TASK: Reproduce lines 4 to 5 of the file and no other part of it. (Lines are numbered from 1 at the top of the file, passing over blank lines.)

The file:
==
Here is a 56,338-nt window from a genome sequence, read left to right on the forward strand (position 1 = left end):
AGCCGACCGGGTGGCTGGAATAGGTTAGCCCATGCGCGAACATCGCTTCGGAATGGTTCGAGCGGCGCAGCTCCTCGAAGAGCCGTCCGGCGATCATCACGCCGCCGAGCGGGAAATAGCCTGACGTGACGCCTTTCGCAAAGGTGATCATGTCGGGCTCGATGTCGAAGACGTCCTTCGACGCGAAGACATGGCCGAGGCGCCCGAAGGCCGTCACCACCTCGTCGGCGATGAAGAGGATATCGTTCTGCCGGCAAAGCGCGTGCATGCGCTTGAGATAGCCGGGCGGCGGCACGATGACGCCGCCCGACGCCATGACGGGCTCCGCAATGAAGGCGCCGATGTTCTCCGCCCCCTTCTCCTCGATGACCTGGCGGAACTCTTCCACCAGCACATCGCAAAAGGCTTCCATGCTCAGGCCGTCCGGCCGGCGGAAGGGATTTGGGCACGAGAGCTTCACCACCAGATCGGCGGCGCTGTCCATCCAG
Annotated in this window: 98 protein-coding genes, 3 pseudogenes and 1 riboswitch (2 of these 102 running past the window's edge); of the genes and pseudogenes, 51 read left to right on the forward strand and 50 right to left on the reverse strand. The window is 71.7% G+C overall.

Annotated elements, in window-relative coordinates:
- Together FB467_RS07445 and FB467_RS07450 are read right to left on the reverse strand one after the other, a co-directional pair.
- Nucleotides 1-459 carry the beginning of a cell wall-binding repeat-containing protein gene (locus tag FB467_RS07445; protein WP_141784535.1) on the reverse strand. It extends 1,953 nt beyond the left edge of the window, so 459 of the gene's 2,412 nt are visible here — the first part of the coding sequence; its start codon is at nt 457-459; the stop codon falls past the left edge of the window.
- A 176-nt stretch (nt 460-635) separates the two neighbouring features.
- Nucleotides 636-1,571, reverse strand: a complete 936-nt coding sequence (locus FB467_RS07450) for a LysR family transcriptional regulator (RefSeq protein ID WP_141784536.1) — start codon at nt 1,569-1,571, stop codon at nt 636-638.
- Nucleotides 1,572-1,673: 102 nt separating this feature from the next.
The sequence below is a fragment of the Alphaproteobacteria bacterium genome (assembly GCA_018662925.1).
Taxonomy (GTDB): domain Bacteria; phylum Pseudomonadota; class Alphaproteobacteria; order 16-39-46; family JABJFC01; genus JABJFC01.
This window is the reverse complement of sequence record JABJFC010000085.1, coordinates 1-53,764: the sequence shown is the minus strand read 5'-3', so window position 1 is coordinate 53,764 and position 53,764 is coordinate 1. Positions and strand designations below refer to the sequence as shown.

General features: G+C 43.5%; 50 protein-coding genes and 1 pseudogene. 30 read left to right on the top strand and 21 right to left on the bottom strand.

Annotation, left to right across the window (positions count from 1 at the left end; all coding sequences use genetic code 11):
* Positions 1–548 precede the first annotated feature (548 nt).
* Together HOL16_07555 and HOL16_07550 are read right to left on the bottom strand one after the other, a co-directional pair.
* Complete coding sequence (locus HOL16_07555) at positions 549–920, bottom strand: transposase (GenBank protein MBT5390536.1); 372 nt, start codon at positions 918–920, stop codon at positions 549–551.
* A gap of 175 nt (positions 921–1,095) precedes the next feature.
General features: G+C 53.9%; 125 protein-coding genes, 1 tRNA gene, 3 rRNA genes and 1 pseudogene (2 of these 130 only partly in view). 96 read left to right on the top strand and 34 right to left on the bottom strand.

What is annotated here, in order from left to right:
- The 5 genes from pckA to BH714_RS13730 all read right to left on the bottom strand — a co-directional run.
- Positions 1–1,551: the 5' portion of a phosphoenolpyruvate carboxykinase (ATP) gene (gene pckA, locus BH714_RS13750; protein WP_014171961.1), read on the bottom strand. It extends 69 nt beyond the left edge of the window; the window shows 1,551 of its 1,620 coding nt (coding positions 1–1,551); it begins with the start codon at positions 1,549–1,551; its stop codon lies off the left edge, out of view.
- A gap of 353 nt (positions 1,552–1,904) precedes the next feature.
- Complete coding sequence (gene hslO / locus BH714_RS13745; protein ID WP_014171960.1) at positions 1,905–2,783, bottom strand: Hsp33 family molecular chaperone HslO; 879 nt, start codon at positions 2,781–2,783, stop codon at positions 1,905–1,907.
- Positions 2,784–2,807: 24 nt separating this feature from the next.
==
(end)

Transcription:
Annotated elements, in window-relative coordinates:
- Together FB467_RS07445 and FB467_RS07450 are read right to left on the reverse strand one after the other, a co-directional pair.